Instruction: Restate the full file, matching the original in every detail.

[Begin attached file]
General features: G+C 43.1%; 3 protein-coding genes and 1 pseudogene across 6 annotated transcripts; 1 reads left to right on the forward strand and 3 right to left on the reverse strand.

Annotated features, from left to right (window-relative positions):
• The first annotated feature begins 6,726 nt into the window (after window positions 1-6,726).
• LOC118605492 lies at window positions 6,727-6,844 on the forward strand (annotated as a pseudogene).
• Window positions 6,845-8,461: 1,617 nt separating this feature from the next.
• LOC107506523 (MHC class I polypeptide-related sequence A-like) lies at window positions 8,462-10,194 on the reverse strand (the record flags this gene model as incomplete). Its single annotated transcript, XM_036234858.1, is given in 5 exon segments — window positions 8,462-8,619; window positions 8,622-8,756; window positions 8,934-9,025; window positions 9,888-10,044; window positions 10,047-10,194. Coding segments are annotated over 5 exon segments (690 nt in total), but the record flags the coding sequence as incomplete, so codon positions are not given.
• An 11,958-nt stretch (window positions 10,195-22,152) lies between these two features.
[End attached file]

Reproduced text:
General features: G+C 43.1%; 3 protein-coding genes and 1 pseudogene across 6 annotated transcripts; 1 reads left to right on the forward strand and 3 right to left on the reverse strand.

Annotated features, from left to right (window-relative positions):
• The first annotated feature begins 6,726 nt into the window (after window positions 1-6,726).
• LOC118605492 lies at window positions 6,727-6,844 on the forward strand (annotated as a pseudogene).
• Window positions 6,845-8,461: 1,617 nt separating this feature from the next.
• LOC107506523 (MHC class I polypeptide-related sequence A-like) lies at window positions 8,462-10,194 on the reverse strand (the record flags this gene model as incomplete). Its single annotated transcript, XM_036234858.1, is given in 5 exon segments — window positions 8,462-8,619; window positions 8,622-8,756; window positions 8,934-9,025; window positions 9,888-10,044; window positions 10,047-10,194. Coding segments are annotated over 5 exon segments (690 nt in total), but the record flags the coding sequence as incomplete, so codon positions are not given.
• An 11,958-nt stretch (window positions 10,195-22,152) lies between these two features.